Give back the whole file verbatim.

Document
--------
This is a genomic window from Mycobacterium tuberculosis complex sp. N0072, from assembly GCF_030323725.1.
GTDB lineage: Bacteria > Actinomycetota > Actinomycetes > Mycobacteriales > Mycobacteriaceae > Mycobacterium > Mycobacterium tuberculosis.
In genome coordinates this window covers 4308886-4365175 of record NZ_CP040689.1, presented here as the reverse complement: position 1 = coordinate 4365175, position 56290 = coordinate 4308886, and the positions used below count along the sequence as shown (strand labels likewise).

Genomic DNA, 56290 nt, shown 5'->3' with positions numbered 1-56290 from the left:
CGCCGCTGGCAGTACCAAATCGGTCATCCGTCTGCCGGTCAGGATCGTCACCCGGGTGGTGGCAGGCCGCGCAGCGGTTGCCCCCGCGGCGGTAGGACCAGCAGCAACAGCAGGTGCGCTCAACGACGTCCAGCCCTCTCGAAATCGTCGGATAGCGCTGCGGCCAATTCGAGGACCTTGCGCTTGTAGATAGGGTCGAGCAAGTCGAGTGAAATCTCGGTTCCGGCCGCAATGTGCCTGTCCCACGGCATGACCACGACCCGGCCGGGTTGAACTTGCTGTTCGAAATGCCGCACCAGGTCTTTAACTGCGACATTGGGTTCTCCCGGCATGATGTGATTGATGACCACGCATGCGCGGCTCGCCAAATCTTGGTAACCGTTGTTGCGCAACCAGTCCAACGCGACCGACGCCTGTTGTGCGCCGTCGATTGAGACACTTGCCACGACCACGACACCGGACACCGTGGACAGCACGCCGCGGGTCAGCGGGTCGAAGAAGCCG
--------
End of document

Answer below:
This is a genomic window from Mycobacterium tuberculosis complex sp. N0072, from assembly GCF_030323725.1.
GTDB lineage: Bacteria > Actinomycetota > Actinomycetes > Mycobacteriales > Mycobacteriaceae > Mycobacterium > Mycobacterium tuberculosis.
In genome coordinates this window covers 4308886-4365175 of record NZ_CP040689.1, presented here as the reverse complement: position 1 = coordinate 4365175, position 56290 = coordinate 4308886, and the positions used below count along the sequence as shown (strand labels likewise).

Genomic DNA, 56290 nt, shown 5'->3' with positions numbered 1-56290 from the left:
CGCCGCTGGCAGTACCAAATCGGTCATCCGTCTGCCGGTCAGGATCGTCACCCGGGTGGTGGCAGGCCGCGCAGCGGTTGCCCCCGCGGCGGTAGGACCAGCAGCAACAGCAGGTGCGCTCAACGACGTCCAGCCCTCTCGAAATCGTCGGATAGCGCTGCGGCCAATTCGAGGACCTTGCGCTTGTAGATAGGGTCGAGCAAGTCGAGTGAAATCTCGGTTCCGGCCGCAATGTGCCTGTCCCACGGCATGACCACGACCCGGCCGGGTTGAACTTGCTGTTCGAAATGCCGCACCAGGTCTTTAACTGCGACATTGGGTTCTCCCGGCATGATGTGATTGATGACCACGCATGCGCGGCTCGCCAAATCTTGGTAACCGTTGTTGCGCAACCAGTCCAACGCGACCGACGCCTGTTGTGCGCCGTCGATTGAGACACTTGCCACGACCACGACACCGGACACCGTGGACAGCACGCCGCGGGTCAGCGGGTCGAAGAAGCCG